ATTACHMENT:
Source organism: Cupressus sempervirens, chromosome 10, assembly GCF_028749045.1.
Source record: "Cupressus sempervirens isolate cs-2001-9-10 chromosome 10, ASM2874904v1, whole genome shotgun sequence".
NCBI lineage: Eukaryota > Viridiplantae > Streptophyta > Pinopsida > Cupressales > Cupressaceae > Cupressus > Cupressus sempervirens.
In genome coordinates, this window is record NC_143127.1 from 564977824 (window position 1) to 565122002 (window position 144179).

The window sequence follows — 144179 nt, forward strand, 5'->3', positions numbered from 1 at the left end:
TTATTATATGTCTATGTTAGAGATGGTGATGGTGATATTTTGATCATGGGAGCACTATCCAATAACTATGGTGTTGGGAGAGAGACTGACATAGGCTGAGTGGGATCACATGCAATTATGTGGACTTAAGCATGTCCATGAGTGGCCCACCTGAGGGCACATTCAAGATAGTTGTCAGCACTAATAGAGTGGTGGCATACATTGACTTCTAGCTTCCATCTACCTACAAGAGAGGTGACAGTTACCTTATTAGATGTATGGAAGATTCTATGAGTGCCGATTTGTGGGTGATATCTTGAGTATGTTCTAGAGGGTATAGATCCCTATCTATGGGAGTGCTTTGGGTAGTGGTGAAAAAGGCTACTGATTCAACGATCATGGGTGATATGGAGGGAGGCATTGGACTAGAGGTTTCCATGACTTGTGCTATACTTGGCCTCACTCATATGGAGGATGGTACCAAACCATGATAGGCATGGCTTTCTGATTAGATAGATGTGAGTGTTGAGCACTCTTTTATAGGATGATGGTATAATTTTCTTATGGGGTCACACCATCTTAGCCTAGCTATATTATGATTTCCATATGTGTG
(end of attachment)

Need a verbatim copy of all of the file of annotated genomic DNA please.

Source organism: Cupressus sempervirens, chromosome 10, assembly GCF_028749045.1.
Source record: "Cupressus sempervirens isolate cs-2001-9-10 chromosome 10, ASM2874904v1, whole genome shotgun sequence".
NCBI lineage: Eukaryota > Viridiplantae > Streptophyta > Pinopsida > Cupressales > Cupressaceae > Cupressus > Cupressus sempervirens.
In genome coordinates, this window is record NC_143127.1 from 564977824 (window position 1) to 565122002 (window position 144179).

The window sequence follows — 144179 nt, forward strand, 5'->3', positions numbered from 1 at the left end:
TTATTATATGTCTATGTTAGAGATGGTGATGGTGATATTTTGATCATGGGAGCACTATCCAATAACTATGGTGTTGGGAGAGAGACTGACATAGGCTGAGTGGGATCACATGCAATTATGTGGACTTAAGCATGTCCATGAGTGGCCCACCTGAGGGCACATTCAAGATAGTTGTCAGCACTAATAGAGTGGTGGCATACATTGACTTCTAGCTTCCATCTACCTACAAGAGAGGTGACAGTTACCTTATTAGATGTATGGAAGATTCTATGAGTGCCGATTTGTGGGTGATATCTTGAGTATGTTCTAGAGGGTATAGATCCCTATCTATGGGAGTGCTTTGGGTAGTGGTGAAAAAGGCTACTGATTCAACGATCATGGGTGATATGGAGGGAGGCATTGGACTAGAGGTTTCCATGACTTGTGCTATACTTGGCCTCACTCATATGGAGGATGGTACCAAACCATGATAGGCATGGCTTTCTGATTAGATAGATGTGAGTGTTGAGCACTCTTTTATAGGATGATGGTATAATTTTCTTATGGGGTCACACCATCTTAGCCTAGCTATATTATGATTTCCATATGTGTG